itman

IE11 IPv6 SSL Protocol Scanning Issue

14 posts in this topic

Posted (edited)

Win 10 x64 1607, Smart Security 10.0.390.

This is a weird one.

I use IE11 private mode as my primary Internet access mode. What I have observed is that in IE11 PM, ekrn.exe never establishes a separate UDPv6 connection. This indicate to me that certificate validations for HTTPS IPv6 web sites are not being performed.

When running IE11 in normal mode, ekrn.exe does establish an UDPv6 connection with counts being incremented indicating certificate validations are being performed.

Edited by itman

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Hello itman,

I tried to visit a secured site with untrusted certificate via IE 11 from both normal and private mode and I got a prompt from ESSP if I would like to proceed so the certificate got validated by us.

Can you maybe try to perform the same test?

Regards, P.R.

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1 hour ago, Peter Randziak said:

Hello itman,

I tried to visit a secured site with untrusted certificate via IE 11 from both normal and private mode and I got a prompt from ESSP if I would like to proceed so the certificate got validated by us.

Can you maybe try to perform the same test?

Regards, P.R.

I need an IPv6 web site with an invalid cert.. Hard to find. Do you know of any such URLs? 

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Still looking for an IPv6 web site with a bad cert..

Wiil report that Eset doesn't detect a cert. issue on this rather well known bad cert. web site: https://tv.eurosport.com/ i.e. invalid common name.

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Hello Itman,

it seems that tv.eurosport.com si not available via IPv6 at all :-( 

"nslookup tv.eurosport.com
Non-authoritative answer:
Name:    a1846.w3.akamai.net
Addresses:  23.67.56.65
          23.67.56.17
Aliases:  tv.eurosport.com
          static.eurosport.edgesuite.net"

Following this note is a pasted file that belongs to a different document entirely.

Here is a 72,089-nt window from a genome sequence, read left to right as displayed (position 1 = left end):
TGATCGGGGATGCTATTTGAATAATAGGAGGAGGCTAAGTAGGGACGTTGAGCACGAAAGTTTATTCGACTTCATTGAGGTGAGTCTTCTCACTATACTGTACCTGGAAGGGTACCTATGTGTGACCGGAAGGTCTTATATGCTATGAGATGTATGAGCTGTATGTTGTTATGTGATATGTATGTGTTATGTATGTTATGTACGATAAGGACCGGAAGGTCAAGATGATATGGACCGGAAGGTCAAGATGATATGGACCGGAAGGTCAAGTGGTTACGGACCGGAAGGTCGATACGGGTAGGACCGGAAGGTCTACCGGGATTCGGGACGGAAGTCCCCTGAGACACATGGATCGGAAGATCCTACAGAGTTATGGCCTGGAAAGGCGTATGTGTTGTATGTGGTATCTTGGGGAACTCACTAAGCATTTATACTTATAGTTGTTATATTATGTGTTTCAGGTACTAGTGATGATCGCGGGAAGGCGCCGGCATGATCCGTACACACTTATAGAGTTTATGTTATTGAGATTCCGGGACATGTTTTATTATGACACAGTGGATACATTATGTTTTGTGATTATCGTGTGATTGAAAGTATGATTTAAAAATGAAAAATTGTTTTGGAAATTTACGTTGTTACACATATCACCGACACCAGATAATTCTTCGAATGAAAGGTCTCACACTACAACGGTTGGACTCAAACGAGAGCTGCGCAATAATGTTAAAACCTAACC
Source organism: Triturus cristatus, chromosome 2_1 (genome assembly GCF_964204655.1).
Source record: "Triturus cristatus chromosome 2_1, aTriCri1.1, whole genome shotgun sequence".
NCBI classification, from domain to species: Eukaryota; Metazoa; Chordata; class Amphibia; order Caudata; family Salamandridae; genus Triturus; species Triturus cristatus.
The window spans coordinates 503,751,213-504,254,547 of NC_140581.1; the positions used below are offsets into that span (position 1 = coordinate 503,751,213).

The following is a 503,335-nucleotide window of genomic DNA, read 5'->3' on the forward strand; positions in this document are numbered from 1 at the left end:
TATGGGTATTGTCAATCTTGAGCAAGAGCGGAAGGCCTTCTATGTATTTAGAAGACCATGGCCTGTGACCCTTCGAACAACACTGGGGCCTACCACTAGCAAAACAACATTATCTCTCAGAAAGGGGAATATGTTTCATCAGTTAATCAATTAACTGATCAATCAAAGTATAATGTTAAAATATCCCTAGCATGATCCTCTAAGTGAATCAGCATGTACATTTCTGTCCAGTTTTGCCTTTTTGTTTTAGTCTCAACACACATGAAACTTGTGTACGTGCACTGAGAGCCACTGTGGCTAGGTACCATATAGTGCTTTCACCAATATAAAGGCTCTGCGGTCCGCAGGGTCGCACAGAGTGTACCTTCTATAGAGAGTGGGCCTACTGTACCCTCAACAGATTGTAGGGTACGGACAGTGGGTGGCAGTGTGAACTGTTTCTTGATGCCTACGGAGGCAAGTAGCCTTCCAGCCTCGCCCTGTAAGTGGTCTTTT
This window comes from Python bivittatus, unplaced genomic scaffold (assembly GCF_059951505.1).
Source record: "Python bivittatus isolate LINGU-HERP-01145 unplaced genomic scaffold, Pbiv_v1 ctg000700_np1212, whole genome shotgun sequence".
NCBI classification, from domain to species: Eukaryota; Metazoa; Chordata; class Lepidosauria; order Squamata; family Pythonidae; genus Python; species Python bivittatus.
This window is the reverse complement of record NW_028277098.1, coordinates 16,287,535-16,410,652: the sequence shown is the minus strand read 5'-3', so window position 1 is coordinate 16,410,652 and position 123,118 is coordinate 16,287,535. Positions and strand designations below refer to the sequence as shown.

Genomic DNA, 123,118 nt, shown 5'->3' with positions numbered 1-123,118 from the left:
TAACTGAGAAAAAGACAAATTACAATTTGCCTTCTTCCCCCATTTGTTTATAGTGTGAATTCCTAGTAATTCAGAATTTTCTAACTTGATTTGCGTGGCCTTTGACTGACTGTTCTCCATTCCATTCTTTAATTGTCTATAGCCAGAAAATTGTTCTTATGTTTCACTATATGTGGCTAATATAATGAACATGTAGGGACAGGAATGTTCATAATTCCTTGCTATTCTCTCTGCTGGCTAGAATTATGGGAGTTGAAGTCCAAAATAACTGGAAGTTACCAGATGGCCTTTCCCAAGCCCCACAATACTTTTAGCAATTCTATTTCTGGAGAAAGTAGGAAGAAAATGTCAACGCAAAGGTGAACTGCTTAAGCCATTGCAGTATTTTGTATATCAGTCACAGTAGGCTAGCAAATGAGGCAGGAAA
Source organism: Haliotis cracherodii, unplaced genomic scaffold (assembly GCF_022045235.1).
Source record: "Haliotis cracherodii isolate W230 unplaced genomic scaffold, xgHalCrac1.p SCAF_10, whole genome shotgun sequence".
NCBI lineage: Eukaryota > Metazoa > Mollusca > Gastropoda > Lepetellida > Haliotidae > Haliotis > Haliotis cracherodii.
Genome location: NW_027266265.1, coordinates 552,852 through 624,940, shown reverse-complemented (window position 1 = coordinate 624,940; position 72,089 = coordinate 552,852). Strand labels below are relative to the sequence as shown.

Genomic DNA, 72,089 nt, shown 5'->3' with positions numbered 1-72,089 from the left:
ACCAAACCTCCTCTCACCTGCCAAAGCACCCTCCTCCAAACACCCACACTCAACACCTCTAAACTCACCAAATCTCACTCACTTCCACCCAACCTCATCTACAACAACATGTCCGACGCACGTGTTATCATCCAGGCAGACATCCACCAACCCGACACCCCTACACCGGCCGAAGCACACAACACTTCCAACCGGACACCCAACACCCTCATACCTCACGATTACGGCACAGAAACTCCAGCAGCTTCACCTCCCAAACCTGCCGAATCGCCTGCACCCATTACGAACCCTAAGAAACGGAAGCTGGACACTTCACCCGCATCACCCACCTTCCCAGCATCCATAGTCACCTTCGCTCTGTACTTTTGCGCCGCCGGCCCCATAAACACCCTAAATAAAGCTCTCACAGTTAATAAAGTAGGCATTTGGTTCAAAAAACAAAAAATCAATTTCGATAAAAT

Sadly do not know such site and I do not have IPv.6 so I can't test it myself.

 

You stated, that you think in IE11 private mode the certificate validation is not performed for sites served via IPv.6, right?

Are the sites with not valid certificate blocked / validated on:

IE11 standard mode?

IE11 private mode for sites served via IPv.4

Thank you, P.R.

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Posted (edited)

4 hours ago, Peter Randziak said:

it seems that tv.eurosport.com si not available via IPv6 at all :-( 

Yes, only IPv4. My point on this regard was Eset does not detect the bad cert.. IE11 does thankfully but zip alert from Eset.

As far as Eset's IPv6 cert. validation, appears that it is indeed working OK. I do see ekrn.exe TCPv6 connections which I assume are to Eset designated servers to perform the cert. validation. Hard to tell for sure since Eset does not publish a listing of IPv6 address it uses as done for IPv4 addresses.

As far as the lack of a ekrn.exe UDPv6 connection, additional research yielded that my ISP uses RD6 tunneling for IPv6 connections. That is, it is actually sending tunneled IPv4 packets to/from the router to its IPv6 DNS server and routing via IPv6 to the destination. 

Edited by itman

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Hello Itman,

as far as I know we do not use a designated ESET servers to perform the certificate validation.

On top of that you may have your own trusted certificate authorities imported so it won't work.

So it currently seems that no certificates are validated by ESET for sites visited by IE11 in private mode, right? 

Regards, P.R.

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Posted (edited)

4 hours ago, Peter Randziak said:

So it currently seems that no certificates are validated by ESET for sites visited by IE11 in private mode, right?